As noted in the Draft FR/SEIS, the Corps has published a proposed rule that could govern storage accounting methodologies at all Corps reservoirs (81 Fed. Reg. 91556 (Dec. 16, 2016), available at https://www.regulations.gov/docket?D=COE-2016-0016).  A final rule, if adopted, could affect the storage accounting practices for any new or modified water supply agreements at Allatoona Lake after the effective date of that rule.  However, a final rule is not a prerequisite to adopting any alternative evaluated in the Draft FR/SEIS. 

Several alternatives will be fully evaluated in the Final FR/SEIS and available to the decisionmaker, including alternatives that use the State of Georgia’s proposed storage accounting methodology. After reviewing the Final FR/SEIS, assuming no intervening change in law or regulations, the Record of Decisionmaker could choose an alternative that utilizes Georgia’s proposed storage accounting methodology.

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Q.24. Are any of the alternative evaluated in the Draft FEIS beyond USACE’s authority to implement?

A.24. During the initial screening process, described in section 4.5 of the Draft FR/SEIS, USACE eliminated from further consideration certain alternatives that were clearly impractical or in conflict with applicable law.  Based on the preliminary analysis conducted to date, USACE considers each of the alternatives evaluated in the Draft FR/SEIS to be a potentially viable alternative that could be implemented, consistent with applicable law.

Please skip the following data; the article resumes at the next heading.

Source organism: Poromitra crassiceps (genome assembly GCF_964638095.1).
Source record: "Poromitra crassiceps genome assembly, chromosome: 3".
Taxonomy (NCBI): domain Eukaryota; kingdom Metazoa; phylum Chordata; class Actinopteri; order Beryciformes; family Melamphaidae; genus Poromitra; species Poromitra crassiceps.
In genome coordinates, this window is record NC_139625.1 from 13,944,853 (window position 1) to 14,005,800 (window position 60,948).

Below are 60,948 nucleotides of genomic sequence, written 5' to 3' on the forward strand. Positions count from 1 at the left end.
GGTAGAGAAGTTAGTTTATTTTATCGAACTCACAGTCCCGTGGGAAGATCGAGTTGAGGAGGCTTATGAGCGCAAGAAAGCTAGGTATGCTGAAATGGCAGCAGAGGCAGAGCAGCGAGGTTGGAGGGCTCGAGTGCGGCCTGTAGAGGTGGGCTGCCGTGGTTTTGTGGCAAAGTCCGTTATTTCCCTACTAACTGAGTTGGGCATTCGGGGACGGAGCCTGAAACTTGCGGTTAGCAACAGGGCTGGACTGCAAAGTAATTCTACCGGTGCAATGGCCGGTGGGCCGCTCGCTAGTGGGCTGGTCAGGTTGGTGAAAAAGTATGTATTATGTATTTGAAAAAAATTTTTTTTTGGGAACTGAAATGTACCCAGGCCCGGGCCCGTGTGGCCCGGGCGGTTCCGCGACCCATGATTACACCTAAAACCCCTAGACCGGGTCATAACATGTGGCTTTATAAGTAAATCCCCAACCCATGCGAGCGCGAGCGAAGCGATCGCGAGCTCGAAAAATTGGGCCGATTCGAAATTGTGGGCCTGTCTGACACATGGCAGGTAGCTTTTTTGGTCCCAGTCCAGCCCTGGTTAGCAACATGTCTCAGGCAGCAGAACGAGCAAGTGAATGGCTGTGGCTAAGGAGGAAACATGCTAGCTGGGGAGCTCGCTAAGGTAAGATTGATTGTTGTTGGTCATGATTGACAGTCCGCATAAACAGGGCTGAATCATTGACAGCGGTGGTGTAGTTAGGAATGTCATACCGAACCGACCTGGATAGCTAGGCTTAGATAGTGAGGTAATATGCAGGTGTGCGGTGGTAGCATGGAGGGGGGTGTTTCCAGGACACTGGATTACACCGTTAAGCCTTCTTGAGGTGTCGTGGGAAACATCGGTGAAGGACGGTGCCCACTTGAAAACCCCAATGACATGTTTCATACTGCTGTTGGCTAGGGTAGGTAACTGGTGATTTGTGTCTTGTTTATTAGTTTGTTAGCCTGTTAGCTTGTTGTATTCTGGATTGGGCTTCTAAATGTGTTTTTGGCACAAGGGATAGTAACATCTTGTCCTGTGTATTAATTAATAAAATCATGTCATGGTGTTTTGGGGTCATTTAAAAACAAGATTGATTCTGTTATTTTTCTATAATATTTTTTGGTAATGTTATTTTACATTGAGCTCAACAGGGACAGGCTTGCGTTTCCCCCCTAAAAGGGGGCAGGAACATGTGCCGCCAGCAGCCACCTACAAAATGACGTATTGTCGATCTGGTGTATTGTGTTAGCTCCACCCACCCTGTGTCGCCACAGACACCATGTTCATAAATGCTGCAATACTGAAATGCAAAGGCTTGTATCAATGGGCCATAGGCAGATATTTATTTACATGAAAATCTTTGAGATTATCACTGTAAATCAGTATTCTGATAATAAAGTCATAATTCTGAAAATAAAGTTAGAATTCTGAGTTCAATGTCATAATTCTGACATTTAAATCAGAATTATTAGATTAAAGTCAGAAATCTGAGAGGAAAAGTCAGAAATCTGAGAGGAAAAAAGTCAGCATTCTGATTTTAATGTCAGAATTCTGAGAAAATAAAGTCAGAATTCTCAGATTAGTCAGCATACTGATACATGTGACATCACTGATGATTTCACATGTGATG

Further analysis may be required to ensure that, for example, the Tentatively Selected Plan would not involve major structural or operational changes or serious effects to authorized purposes, and that the proposed operational changes at the APC projects would be consistent with P.L. 83-436 (the Coosa Power Act).  If the Record of Decision were to adopt an alternative that required further Congressional approval, USACE could select that alternative and submit a report to Congress recommending authorization. 1

[1] Table 4.3 of the Draft FR/SEIS includes a column with the heading, “Implementable by current law, USACE policy and practice.”  Based on initial screening and preliminary evaluation, USACE considers each of the alternatives carried forward for evaluation in the Draft FR/SEIS to be implementable under currently applicable law and regulation.  However, as noted in Table 4.3, certain alternatives (those utilizing Georgia’s alternative storage accounting) are not consistent with current USACE practice at Allatoona Lake.  Additionally, it is conceivable that the Final FR/SEIS could include alternatives that would require Congressional approval, and those alternative could be selected and submitted to Congress for approval.  However, based on the preliminary analysis set forth in the Draft FR/SEIS, USACE believes that each alternative evaluated in the Draft FR/SEIS could be implemented consistent with currently applicable law.  The heading in Table 4.3 was not intended to suggest otherwise.